A good problem to have?

I like to think that I am humble – but confident. That confidence can be mistaken for arrogance – but I simply know what I know. The key to this is that I also know what I do not know. I know that I am good at what I do. The fitness industry is known for pushy sales. I never sell myself and individuals still find their way to me. Why? I know what I am doing and they can see that. Further, it helps that I look the part!

I recently relocated to Minnesota. I have been training a few clients here and there – keeping one foot in my passion for health and fitness. The problem? Other gym goers see me training and want to train with me. Your average trainer would probably kill for the number of walk up clients I could have. But I do not have the time for these clients. Between a full time job, online clients, in-person clients, and leaving time for this blog – my schedule is booked. (Time to raise my rates!)

A problem with the industry

I have also had a couple of individuals admit that they were happy to see someone they felt they could trust. Awesome? Well, yes and no. I wish I trusted my colleagues, but I do not. I am happy that at least some gym-goers can identify quality trainers when they see them. I wish I could refer my overflow…but I am not sure where to send them. Who can manage bum knees, hips, and shoulders and still achieve weight loss or muscle building? 80% of my colleagues do not know how to build a program (i.e., 4-12 weeks’ worth of workouts that complement one another while working for a common goal) let alone how to successfully work around comorbidities (not to mention that a ‘personal trainer’ is only qualified to work with asymptomatic individuals). I have talked about qualified personal trainers and I will again and again. And again. Because I do not want to see you get hurt. And I do not want I see you fail. I do not want to see you throw your money and time away.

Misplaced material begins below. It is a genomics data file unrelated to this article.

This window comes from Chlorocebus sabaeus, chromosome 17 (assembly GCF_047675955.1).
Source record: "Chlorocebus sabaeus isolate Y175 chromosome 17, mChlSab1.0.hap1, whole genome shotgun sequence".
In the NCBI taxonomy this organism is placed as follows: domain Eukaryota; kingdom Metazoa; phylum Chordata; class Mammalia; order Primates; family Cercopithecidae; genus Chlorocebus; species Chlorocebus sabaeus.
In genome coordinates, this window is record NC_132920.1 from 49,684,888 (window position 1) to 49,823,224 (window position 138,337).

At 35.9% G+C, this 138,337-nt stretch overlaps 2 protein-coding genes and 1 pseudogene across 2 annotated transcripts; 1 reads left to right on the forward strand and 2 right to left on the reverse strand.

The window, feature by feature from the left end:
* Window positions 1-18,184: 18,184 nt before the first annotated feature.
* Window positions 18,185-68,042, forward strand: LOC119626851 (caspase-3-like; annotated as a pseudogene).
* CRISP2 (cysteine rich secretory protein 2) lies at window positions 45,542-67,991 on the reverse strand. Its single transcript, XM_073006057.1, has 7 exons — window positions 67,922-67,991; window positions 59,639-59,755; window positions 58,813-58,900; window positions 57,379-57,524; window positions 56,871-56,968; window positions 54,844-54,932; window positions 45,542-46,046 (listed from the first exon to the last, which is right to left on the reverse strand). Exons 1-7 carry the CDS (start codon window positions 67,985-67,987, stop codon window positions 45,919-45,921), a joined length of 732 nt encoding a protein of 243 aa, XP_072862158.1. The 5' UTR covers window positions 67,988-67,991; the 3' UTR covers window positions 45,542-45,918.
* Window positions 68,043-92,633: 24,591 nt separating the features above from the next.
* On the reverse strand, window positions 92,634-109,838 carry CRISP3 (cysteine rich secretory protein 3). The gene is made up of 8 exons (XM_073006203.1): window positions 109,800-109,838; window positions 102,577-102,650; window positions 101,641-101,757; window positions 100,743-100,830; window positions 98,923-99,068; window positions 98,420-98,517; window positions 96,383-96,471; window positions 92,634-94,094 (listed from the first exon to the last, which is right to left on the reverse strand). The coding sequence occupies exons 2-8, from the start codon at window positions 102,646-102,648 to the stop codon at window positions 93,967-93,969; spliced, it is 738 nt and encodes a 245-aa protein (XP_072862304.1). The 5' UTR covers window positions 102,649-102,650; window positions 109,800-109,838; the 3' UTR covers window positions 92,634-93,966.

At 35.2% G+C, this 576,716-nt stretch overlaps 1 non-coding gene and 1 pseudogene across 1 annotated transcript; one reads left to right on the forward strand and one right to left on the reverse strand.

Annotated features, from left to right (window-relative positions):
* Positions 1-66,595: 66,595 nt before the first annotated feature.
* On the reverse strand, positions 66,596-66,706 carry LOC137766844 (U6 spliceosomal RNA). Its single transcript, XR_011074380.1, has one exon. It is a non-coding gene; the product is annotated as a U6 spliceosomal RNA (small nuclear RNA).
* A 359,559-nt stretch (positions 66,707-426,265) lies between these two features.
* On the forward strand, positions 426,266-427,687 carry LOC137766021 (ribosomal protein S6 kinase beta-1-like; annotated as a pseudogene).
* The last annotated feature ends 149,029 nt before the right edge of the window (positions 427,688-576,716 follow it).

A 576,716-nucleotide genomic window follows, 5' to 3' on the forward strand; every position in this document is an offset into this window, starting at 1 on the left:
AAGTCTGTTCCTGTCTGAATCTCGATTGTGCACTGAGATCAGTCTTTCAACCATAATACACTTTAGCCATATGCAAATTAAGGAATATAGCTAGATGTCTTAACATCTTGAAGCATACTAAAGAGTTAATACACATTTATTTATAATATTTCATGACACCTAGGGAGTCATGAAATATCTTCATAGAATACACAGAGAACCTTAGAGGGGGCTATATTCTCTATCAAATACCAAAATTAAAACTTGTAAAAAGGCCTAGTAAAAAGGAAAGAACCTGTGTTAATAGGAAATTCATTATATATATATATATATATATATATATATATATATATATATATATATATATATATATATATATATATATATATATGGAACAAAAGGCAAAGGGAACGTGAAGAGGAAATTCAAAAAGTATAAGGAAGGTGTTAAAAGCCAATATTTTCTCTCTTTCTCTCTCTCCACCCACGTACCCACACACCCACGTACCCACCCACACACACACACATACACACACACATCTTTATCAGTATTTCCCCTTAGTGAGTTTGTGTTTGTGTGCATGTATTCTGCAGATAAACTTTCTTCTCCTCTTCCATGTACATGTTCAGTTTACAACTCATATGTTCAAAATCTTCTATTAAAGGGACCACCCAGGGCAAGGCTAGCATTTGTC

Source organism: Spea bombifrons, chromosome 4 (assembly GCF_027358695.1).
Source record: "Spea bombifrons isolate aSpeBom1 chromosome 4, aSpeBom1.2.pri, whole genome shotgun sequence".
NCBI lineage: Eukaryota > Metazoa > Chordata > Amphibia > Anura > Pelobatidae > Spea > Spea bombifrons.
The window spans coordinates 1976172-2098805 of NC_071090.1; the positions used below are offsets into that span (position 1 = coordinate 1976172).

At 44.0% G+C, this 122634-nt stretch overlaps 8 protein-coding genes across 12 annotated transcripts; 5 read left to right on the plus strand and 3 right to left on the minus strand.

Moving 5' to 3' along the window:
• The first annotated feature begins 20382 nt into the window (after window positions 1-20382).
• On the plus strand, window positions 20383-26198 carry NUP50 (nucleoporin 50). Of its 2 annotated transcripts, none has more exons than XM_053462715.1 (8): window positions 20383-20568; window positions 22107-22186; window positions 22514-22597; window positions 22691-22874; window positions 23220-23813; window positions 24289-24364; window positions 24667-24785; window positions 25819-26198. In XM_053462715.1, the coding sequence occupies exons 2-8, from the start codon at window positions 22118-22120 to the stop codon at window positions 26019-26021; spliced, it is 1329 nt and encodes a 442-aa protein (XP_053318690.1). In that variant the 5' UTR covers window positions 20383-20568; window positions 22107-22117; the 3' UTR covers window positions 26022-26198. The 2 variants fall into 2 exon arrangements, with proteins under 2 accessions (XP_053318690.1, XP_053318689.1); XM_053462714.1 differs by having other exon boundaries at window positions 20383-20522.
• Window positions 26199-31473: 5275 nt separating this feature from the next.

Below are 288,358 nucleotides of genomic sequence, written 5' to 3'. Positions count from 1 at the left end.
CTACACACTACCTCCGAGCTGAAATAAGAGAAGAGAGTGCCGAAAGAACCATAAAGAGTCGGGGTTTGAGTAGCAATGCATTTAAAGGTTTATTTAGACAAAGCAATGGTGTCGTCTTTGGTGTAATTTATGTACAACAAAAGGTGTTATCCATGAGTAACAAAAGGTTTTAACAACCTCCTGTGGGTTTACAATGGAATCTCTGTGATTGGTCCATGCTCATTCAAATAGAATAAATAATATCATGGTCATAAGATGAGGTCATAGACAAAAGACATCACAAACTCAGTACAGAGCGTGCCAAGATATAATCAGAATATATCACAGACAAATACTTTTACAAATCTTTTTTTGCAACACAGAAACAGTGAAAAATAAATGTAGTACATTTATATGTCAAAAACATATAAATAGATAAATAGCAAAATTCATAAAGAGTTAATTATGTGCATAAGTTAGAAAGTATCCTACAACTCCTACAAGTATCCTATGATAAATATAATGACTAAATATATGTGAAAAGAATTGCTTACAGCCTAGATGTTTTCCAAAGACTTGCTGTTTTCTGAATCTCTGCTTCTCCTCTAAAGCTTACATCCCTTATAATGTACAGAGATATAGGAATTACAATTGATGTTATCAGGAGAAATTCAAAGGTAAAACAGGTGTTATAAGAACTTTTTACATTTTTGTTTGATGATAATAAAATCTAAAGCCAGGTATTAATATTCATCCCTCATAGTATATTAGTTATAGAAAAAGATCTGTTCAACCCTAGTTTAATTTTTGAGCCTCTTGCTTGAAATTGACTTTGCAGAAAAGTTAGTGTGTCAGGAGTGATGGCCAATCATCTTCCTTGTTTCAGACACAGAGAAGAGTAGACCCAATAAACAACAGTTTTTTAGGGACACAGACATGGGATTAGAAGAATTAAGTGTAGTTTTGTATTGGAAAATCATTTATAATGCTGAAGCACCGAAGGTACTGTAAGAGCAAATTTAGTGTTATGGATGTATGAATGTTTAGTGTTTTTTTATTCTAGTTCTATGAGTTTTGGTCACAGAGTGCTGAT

I am not good at saying no – because I want to help. I want individuals to feel and move better. I have conversations and hear pain indicators –

“I have tried everything” or

“I just don’t know what to do” or

“I am tired” or

“I have given up”.

I love the excitement of being able to bring life back to someone’s eyes. I love watching someone MOVE. I love seeing improvements – empowering others to be their best.

The bottomline

I need to practice using my ‘NO’ muscle. I can only take on so many clients. And what happens to the others? Do I let them wander aimlessly? Do I refer them to an unqualified trainer? A bit of a professional ethics dilemma.

 

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3 thoughts on “A good problem to have?

  1. What is your “full time job”? I totally understand if you have a “normal” job for benefits or whatever, but it sounds like you have a calling that is waiting to be fully capitalized on. I know I very much enjoy reading your blog and can only imagine that you are an amazing trainer! Yes, this is a good problem to have 🙂

    • After more then 4 years working full-time in the fitness industry, I needed to get out. The insanely disruptive hours make it difficult to have a life. And I was becoming too frustrated with my surroundings (colleagues mostly) and beginning to hate the gym – which was hurting my own health. I am now working as a behavior therapist and hope to find a better balance in my life.

  2. That makes sense. I can appreciate needing to get away from a job that consumes your life. I nominated you for the Liebster Blog Award. Check out my blog for details and if you want to participate!

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